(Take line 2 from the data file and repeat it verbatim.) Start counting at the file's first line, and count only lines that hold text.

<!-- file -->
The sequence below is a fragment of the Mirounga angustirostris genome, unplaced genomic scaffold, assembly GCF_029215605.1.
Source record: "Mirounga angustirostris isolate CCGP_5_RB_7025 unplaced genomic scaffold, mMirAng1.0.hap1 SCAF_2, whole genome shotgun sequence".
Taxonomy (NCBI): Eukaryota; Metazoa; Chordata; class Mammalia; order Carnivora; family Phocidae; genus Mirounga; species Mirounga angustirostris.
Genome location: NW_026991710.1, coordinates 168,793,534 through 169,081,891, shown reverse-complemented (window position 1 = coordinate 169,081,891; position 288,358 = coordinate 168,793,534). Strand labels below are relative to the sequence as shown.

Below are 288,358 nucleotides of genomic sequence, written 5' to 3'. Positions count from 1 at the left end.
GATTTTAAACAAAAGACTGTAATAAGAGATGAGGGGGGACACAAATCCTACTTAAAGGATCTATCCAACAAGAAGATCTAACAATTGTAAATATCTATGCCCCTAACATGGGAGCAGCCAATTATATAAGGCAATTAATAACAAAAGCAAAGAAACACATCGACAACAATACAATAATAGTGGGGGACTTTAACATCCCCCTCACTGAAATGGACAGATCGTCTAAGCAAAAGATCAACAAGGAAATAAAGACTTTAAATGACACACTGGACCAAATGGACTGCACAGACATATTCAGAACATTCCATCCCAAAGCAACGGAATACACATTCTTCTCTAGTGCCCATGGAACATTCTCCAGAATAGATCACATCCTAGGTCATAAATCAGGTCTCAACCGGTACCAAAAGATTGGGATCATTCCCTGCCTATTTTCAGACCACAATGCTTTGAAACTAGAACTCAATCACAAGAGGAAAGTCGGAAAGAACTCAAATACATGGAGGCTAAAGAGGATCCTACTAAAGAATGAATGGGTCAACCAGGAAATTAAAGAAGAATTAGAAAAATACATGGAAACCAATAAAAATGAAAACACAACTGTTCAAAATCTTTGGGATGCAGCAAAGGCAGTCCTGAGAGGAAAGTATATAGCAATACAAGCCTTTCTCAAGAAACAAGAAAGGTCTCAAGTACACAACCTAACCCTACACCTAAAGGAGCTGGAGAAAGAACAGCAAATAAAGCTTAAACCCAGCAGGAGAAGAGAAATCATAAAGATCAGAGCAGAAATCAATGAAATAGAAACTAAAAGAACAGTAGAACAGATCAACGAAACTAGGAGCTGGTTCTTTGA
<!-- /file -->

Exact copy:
Source record: "Mirounga angustirostris isolate CCGP_5_RB_7025 unplaced genomic scaffold, mMirAng1.0.hap1 SCAF_2, whole genome shotgun sequence".